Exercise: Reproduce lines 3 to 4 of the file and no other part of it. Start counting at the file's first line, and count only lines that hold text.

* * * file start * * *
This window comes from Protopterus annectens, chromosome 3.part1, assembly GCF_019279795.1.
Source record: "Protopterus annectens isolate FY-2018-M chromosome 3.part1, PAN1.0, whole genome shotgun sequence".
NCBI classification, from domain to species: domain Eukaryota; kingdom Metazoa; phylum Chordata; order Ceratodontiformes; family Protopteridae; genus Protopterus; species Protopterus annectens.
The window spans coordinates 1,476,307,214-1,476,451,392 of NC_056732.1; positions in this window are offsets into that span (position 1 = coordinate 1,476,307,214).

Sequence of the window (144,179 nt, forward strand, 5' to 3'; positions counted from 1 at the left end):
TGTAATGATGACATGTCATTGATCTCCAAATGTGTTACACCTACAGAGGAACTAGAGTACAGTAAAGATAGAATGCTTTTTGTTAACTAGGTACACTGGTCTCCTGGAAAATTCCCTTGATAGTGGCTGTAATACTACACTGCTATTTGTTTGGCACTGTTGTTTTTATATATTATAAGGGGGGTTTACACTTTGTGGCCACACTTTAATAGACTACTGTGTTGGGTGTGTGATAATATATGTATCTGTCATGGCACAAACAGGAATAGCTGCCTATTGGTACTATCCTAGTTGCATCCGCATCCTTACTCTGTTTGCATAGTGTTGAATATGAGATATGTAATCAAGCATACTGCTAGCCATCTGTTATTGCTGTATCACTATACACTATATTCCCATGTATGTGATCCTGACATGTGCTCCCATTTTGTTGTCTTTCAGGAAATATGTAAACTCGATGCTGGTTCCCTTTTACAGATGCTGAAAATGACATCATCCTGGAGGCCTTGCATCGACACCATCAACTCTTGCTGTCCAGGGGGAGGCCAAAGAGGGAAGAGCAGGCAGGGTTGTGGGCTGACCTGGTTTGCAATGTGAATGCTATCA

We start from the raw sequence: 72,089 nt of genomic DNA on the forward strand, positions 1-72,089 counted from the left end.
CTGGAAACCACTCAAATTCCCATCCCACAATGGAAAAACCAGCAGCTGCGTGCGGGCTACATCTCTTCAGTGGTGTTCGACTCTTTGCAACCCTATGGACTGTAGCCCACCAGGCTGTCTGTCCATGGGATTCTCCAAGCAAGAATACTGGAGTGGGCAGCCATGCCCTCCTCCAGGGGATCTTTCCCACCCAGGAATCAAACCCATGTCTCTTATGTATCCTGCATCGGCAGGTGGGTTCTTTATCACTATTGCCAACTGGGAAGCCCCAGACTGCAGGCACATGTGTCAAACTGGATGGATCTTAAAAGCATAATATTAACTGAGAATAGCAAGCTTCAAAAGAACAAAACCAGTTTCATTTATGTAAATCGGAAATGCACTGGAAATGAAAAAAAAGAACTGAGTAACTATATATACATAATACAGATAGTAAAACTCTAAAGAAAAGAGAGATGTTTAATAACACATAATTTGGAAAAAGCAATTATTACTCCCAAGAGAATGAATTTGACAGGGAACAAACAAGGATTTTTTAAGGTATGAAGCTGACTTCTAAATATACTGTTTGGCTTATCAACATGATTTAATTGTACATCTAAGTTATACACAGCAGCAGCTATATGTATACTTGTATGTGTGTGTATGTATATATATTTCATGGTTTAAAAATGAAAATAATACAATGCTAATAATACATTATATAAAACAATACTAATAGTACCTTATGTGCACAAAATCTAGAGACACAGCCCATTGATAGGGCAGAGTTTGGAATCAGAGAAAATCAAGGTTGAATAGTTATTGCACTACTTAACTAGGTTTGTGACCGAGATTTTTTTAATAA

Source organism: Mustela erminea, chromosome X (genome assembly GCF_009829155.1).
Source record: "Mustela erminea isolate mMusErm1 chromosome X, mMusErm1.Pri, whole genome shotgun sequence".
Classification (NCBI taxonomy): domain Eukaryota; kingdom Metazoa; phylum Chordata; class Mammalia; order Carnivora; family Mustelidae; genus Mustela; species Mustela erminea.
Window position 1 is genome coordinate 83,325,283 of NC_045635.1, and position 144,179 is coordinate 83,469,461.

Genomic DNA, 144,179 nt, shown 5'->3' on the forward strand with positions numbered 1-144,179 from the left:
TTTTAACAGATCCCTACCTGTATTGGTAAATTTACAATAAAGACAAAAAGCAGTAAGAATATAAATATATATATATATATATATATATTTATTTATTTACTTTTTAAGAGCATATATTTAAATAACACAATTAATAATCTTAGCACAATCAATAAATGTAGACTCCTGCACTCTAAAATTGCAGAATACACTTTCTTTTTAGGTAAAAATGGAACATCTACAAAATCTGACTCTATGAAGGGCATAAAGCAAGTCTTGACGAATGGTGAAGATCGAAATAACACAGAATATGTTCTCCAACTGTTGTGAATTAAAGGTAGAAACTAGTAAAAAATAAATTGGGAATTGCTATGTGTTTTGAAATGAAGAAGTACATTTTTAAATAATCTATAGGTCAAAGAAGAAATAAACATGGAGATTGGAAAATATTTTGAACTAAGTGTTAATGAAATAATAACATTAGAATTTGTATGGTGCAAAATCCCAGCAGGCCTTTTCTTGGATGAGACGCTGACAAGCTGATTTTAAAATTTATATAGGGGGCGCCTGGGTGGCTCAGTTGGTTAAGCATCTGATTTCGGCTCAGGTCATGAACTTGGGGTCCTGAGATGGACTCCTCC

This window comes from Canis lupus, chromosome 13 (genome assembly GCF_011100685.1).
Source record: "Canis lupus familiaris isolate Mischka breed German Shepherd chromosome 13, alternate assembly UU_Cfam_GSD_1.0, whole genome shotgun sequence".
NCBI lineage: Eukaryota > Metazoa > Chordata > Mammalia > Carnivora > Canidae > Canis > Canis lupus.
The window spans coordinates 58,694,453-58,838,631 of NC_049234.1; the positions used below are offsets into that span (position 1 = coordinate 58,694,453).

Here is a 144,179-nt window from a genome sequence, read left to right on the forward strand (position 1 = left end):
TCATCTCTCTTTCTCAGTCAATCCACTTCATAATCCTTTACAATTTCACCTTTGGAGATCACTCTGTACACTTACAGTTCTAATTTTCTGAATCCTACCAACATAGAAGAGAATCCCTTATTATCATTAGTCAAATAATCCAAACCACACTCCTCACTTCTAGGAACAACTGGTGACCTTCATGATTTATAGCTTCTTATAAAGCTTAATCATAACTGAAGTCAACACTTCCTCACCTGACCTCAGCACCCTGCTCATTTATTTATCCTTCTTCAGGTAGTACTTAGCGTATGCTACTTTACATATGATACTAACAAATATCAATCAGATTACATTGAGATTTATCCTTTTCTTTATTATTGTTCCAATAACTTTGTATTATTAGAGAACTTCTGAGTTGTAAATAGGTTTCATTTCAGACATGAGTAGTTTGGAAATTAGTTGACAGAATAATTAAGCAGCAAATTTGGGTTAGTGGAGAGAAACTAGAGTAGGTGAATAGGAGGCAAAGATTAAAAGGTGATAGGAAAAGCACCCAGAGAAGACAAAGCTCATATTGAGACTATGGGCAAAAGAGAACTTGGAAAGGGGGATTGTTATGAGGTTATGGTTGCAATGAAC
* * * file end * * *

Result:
NCBI classification, from domain to species: domain Eukaryota; kingdom Metazoa; phylum Chordata; order Ceratodontiformes; family Protopteridae; genus Protopterus; species Protopterus annectens.
The window spans coordinates 1,476,307,214-1,476,451,392 of NC_056732.1; positions in this window are offsets into that span (position 1 = coordinate 1,476,307,214).